The Artist’s Studio: Evan Woodruffe

Is your studio near to or far from where you live?

Not having a car, proximity is reasonably important. For the last seven years, my studio was about 25 minutes’ walk from my apartment but I’ve just moved and now it takes me about 40 minutes. The walk is pleasant and allows me to enter into a mind-wandering state that is useful both as mental preparation for the studio and to unwind afterwards; however, I wouldn’t want it to be any further away.

How much time do you spend there during an average week?

My studio days are Friday to Monday. If there is no imminent exhibition deadline, I try to stay away from the studio on Sunday, using the time to research and write for proposals, catalogues, etc. A studio day is around eight hours, but can be up to fourteen when the pressure is on. Art production is plainly just hours in the studio, so without a regular and decent concentration there, work doesn’t get made.

What does an average day look like in the studio?

I like to get stuck in straight away, choosing what and how from the various pieces within a few minutes of arriving, depending on where my mind and body is at. Preparing surfaces can be very calming, as it’s physical, repetitive, not difficult and marks a beginning. Working on a big picture is also physical and repetitive – the patterned areas can take hours of repeating the same motif – but requires much more psychic energy. There is a certain lunacy that needs to occur, a shift into a constant state of expectation, working and watching, finding a space where the irrational and rational run side-by-side. I need to have a certain amount of energy for these. Smaller paintings are less daunting, and I pick them up when I need to explore without being swallowed by the image.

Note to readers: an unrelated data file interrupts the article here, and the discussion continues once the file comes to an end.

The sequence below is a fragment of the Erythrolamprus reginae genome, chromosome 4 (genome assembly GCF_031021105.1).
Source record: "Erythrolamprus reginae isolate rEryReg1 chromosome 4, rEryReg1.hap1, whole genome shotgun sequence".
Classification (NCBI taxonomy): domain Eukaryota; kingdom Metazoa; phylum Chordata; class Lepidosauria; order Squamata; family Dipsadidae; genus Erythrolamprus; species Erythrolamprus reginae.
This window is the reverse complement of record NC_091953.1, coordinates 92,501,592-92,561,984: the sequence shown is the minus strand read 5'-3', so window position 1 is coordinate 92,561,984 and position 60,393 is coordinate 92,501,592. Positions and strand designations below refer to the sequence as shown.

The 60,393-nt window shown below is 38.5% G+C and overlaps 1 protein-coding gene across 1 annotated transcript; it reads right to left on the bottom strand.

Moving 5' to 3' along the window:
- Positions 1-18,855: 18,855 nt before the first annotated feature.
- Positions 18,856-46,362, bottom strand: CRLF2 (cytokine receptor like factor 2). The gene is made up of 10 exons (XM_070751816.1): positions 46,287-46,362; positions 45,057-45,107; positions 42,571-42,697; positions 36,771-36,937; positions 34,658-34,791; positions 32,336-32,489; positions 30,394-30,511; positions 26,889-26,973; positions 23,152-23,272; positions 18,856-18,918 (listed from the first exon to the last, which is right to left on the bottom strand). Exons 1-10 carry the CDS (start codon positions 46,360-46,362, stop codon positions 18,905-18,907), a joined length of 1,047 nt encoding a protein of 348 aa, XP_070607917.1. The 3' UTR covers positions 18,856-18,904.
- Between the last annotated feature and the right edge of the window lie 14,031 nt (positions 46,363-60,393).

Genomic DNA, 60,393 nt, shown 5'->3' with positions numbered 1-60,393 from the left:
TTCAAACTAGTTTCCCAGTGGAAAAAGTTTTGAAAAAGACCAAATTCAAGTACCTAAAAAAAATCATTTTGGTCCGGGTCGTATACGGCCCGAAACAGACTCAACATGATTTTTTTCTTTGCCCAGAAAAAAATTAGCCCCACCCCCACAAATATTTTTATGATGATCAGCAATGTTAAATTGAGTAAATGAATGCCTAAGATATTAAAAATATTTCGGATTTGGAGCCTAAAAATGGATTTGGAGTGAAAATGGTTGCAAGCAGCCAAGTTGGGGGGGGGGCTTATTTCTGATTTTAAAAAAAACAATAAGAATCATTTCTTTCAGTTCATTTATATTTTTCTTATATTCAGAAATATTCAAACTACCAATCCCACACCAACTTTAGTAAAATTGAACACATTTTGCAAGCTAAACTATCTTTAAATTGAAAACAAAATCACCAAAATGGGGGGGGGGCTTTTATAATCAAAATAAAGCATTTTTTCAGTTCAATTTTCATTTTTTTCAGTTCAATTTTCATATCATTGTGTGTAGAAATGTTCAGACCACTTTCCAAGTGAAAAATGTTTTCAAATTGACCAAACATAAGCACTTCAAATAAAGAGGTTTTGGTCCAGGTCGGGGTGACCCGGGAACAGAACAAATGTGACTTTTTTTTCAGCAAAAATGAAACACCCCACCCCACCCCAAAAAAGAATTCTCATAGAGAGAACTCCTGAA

I need to have a break from the studio after a few hours, so a short walk to Lot 23 for excellent coffee and food clears my head and allows me to put a concerted effort into the second half of the day.

What materials do you always have on hand in the studio?

I’m a complete materials nut, and have to have a wide range of material possibilities to call on. The benefit of a studio is that I can store a large amount of gear, so that even though I may use a small selection at any one time, I can change or augment those tools on a whim. I always have my brushes (several hundred… is that wrong?) and paints. I’m less concerned about substrates. If I ran out of paper, canvas, and panels, I could always paint on the walls or the floor.

Do you let other people/artists/dealers into your space or do you prefer privacy?

In a shared studio, privacy is redundant; however the space is a work space, so any visitors are usually there for a specific reason and leave shortly afterwards. If I’m working late, my honey has been known to drop off food parcels but doesn’t stay. We have no couches to hang out on, so it’s not comfortable for anyone who’s not working. Of course, when any of us have a visiting dealer or other professionally interested people, we make it as pleasant as possible by tidying the spaces and making coffee or something stronger if they prefer!

Do you make better work when the studio is tidy or chaotic?

With so much stuff and a limited space, I like to keep everything where it should be, so it can be found when I need it and it’s not in the way when I don’t. There is too much potential for damage from wet substances, sharp objects, falling objects, trip hazards and spills for the space to be physically chaotic. It is more important for the chaos to be internal. An ordered studio allows me to be chaotic with the art work.

What are the best aspects of sharing a space?

A shared space is always active. Each time I arrive there, even if no-one else is there, the space has changed; new works have been begun or completed, furniture has moved, there are signs of productivity. This keeps the space vital and makes getting the day started so much easier.

Being in front of the work for hours is solitary, so it’s good to have the ability to share some observations, gossip or news with someone who understands art making. It’s the starting point of the artists’ community.

Do you play music while you work?

Usually the radio is on, either with the National Programme or bFM – these are the two stations everyone can agree on listening to. If I’m alone, I might play anything from Nigerian guitarist King Sunny Ade to English trip-hopper FKA Twigs, depending on mood, but I also like silence. Music can quite strongly influence objectivity, so I prefer silence when I’m in a critical stage of working, just to make sure I’m seeing as clearly as possible.

Describe your studio in one word…

Anticipation.